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EPA to test new cleanup method at former Michigan chemical plant

The U.S. Environmental Protection Agency (EPA) headquarters in Washington, D.C. (Photo by Justin Sullivan/Getty Images)

ST. LOUIS, Mich. (AP) — The Environmental Protection Agency plans to test a new method to remove soil contaminants in flood plains downstream from a former chemical plant in central Michigan.

If effective, the process could save millions of dollars in ongoing cleanup efforts at the Velsicol Chemical plant site in St. Louis, Michigan, which has become one of the country’s costliest Superfund sites.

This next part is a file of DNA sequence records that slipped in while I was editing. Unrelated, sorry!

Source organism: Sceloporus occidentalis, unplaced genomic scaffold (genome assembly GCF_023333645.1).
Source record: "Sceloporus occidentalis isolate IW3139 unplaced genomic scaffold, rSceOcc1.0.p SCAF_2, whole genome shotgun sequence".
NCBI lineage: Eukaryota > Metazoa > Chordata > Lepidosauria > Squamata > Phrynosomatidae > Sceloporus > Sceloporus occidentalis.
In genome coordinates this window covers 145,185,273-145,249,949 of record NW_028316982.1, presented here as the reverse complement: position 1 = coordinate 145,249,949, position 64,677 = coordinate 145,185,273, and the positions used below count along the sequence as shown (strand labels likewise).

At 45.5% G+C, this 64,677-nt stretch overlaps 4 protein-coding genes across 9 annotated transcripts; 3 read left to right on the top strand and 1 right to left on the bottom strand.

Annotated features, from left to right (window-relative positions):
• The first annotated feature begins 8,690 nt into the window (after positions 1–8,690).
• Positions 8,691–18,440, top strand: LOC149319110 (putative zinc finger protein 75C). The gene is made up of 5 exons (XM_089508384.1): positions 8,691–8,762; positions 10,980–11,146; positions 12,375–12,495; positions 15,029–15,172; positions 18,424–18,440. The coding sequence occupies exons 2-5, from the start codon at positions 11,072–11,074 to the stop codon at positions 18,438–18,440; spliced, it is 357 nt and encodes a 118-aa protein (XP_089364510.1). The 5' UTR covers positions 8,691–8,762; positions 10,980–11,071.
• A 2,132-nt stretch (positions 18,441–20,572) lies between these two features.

The Morning Sun reports the agency has directed $30,000 in grant money to study the possible use of activated charcoal as a way to remove concentrations of the chemical DDT in flood plain soil.

DDT and other volatile organic chemicals were left behind at the site when the plant closed roughly 40 years ago. DDT seeped into the soil and was also found to have leaked into the nearby Pine River.

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